As its other aspects, the present invention provides novel polymeric product, rubber composition, tire product, hard disk drive gasket, matrix composition, and engine mount etc., in each of which comprises the above described nano-particle generated from the monomers of formulas (I) and (II).
According to the present invention, the basic core-shell structure of the polymer nano-particles can be formed by assembling a sufficient number of block polymer chains, such as diblock polymer chains, into a micelle. In one embodiment of the invention, along the chain of the block polymer, polarity of the blocks decreases or increases in a monotonous manner. Taking diblock polymer nano-particles as an example, the nano-particles can be formed from a first monomer and a second monomer, and, relatively speaking, the first monomer is less polar than the second monomer. Depending on specific embodiment, one of the two polymer blocks can be used to construct the shell of the nano-particles, while the other can be used to construct the core. In a preferred embodiment of the present invention, the shell of the polymer nano-particles is formed from a first (less polar) monomer, and the core is formed from a second (more polar) monomer.
Examples suitable to be used as the first monomer include, but are not limited to, various conjugated 1,3-dienes of formula (I) as shown below:
in which R1 and R2 are hydrogen, and each of R3, R4, R5, and R6 is independently selected from the group consisting of hydrogen, methyl, ethyl, propyl, and isopropyl. C4-C8 conjugated diene monomers of formula (I) are the most preferred.
Specific first monomer examples are 1,3-butadiene, Isoprene (2-methyl-1,3-butadiene), cis- and trans-piperylene (1,3-pentadiene), 2,3-dimethyl-1,3-butadiene, cis- and trans-1,3-hexadiene, cis- and trans-2-methyl-1,3-pentadiene, cis- and trans-3-methyl-1,3-pentadiene, 4-methyl-1,3-pentadiene, 2,4-dimethyl-1,3-pentadiene, and the like.
Examples suitable to be used as the second monomer include, but are not limited to, various polar group substituted ethylene of formula (II) as shown below:
in which up to three of R7, R8, R9, and R10 are each independently selected from the group consisting of hydrogen, methyl, ethyl, propyl, and isopropyl, and at least one of R7, R8, R9, and R10 is a polar group that is more polar than any one of R1, R2, R3, R4, R5, and R6 groups.
Exemplary polar groups include, but are not limited to, heterocyclic groups. Specific heterocyclic group examples are pyridyl (such as 2-pyridyl, 3-pyridyl, and 4-pyridyl), piperidyl, pyridazinyl, pyrimidinyl, pyrrolyl, pyranyl, pyrrolinyl, thienyl, piperidino, indolyl, isoindolinyl, isoindolyl, benzimidazolyl, benzofuranyl, chromanyl, furfuryl, pyrazoyl, furyl, pyrrolidinyl, furylmethyl, thiazinyl, thiazolyl, imidazoyl, indazolyl, thenyl, triazinyl, isoquinolyl, isoxazolyl, morpholino, triazolidinyl, morpholinyl, oxazinyl, oxazolidinyl, thiazolidinyl, oxazolinyl, oxazolyl, pentazolyl, antipyrinyl, perimidinyl, phenazinyl, phthalazinyl, pseudoindolyl, pteridyl, pyrazinyl, benzopyranyl, pyrazolidinyl, xanthenyl, pyrazolinyl, quinazolinyl, imidazolidinyl, quinolyl, benzoxazolyl, quinoxalinyl, tetrazolyl, imidazolinyl, thianaphthenyl, indolinyl, thiazolinyl, triazolyl, carbazolyl, benzoxazinyl, acridinyl, acridanyl, and the like, as well as vinyl, alkyl, cycloalkyl, aryl, alkaryl, and aralkyl derivatives thereof.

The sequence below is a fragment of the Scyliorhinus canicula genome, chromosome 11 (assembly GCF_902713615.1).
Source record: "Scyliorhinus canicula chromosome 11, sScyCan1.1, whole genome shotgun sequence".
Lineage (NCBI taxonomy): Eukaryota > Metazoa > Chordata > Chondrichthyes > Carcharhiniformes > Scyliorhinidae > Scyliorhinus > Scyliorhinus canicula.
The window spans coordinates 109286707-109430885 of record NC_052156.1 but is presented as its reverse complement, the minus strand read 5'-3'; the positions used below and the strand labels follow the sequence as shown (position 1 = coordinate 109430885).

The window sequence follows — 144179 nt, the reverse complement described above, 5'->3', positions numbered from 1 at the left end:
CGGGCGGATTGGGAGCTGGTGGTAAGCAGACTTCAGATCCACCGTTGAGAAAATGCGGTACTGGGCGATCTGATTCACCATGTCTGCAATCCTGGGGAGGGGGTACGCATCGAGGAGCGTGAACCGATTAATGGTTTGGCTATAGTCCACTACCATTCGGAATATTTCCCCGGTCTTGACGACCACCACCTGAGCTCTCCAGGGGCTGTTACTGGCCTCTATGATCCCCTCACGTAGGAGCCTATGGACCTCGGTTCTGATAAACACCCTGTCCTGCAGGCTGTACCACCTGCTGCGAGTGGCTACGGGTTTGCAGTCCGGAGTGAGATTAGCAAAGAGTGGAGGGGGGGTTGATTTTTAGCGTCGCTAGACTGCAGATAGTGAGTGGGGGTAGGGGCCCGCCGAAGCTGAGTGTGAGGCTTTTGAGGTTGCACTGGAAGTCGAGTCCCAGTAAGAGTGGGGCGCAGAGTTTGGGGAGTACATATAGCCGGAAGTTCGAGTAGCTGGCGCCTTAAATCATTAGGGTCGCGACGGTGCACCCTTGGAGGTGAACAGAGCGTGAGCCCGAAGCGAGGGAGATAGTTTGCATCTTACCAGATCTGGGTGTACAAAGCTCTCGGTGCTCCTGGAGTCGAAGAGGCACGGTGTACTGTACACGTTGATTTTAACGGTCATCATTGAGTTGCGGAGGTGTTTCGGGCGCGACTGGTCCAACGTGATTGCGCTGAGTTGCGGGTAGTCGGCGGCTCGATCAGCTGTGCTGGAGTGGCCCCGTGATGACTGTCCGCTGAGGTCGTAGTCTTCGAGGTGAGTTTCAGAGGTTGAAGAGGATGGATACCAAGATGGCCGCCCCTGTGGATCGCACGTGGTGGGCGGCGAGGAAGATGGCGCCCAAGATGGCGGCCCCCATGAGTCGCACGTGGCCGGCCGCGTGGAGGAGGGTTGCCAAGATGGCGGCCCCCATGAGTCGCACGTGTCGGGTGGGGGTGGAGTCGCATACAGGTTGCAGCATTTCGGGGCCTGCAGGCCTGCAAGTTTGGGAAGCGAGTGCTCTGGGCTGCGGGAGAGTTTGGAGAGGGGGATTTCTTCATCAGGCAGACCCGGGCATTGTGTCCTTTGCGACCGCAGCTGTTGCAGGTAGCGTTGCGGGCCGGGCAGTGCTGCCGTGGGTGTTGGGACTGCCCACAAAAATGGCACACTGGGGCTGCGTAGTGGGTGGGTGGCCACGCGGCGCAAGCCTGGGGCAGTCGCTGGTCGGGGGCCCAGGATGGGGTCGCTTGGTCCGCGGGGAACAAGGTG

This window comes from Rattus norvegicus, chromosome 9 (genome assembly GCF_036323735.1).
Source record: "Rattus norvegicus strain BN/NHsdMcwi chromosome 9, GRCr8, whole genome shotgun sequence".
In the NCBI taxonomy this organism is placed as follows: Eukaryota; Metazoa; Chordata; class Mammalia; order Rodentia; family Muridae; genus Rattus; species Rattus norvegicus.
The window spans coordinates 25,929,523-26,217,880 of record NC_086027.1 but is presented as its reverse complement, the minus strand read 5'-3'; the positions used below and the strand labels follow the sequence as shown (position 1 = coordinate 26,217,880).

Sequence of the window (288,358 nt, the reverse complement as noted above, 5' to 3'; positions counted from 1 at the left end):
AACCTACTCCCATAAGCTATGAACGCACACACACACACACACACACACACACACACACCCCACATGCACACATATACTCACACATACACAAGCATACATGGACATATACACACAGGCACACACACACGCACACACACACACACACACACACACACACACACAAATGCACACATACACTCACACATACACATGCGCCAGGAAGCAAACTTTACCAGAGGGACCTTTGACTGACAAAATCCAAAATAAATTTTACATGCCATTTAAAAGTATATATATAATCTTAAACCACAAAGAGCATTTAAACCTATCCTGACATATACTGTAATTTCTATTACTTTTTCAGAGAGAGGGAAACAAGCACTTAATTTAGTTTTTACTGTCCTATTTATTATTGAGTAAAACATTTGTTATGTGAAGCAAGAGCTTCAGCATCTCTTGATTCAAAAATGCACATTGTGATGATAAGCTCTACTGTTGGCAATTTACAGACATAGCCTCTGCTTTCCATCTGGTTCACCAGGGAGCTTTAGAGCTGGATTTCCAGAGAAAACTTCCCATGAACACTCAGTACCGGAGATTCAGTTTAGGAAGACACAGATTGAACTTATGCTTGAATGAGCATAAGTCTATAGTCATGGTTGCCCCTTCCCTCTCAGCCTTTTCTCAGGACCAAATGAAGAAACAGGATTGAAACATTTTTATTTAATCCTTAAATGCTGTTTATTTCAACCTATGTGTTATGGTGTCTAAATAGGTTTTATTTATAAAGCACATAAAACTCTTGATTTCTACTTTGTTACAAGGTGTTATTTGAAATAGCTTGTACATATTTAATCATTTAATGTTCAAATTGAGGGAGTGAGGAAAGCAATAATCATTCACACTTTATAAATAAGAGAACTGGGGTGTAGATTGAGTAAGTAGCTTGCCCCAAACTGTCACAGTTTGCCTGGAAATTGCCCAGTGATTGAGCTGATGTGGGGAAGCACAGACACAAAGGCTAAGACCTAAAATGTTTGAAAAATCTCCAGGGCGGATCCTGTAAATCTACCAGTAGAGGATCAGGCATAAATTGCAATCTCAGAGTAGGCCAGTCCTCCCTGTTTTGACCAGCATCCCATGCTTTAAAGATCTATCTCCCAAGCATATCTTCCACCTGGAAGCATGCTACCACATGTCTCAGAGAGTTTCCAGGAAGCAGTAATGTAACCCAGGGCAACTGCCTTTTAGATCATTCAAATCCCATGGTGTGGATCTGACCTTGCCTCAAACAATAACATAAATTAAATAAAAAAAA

Specific examples of the second monomer are 2-vinylpyridine, vinyl pyrrolidone, vinyl carbazole, 3-vinylpyridine, 4-vinylpyridine, 2-vinylpyrrole, 3-vinylpyrrole, and the like.
The second monomer may also include, but not limited to, acrylates, methacrylates, N,N-dialkyl acrylamides, and maleimides. Suitable examples of acrylates are methyl acrylate, ethyl acrylate, isopropyl acrylate, primary-butyl acrylate, secondary-butyl acrylate, tertiary-butyl acrylate, isobutyl acrylate, cyclohexyl acrylate, 2-ethylhexyl acrylate, isobornyl acrylate, adamantly acrylate, dimethyladamantyl acrylate, lauryl acrylate, and the like. Suitable examples of methacrylates are methyl methacrylate, ethyl methacrylate, isopropyl methacrylate, primary-butyl methacrylate, secondary-butyl methacrylate, tertiary-butyl methacrylate, isobutyl methacrylate, cyclohexyl methacrylate, 2-ethylhexyl methacrylate, isobornyl methacrylate, adamantly methacrylate, dimethyladamantyl methacrylate, lauryl methacrylate, and the like. Suitable examples of N,N-dialkyl acrylamides are N,N-dimethyl acrylamide, N,N-diethyl acrylamide, N,N-diisopropyl acrylamide, and the like. Suitable examples of maleimides are N-methyl maleimide, N-ethyl maleimide, N-phenyl maleimide, and the like.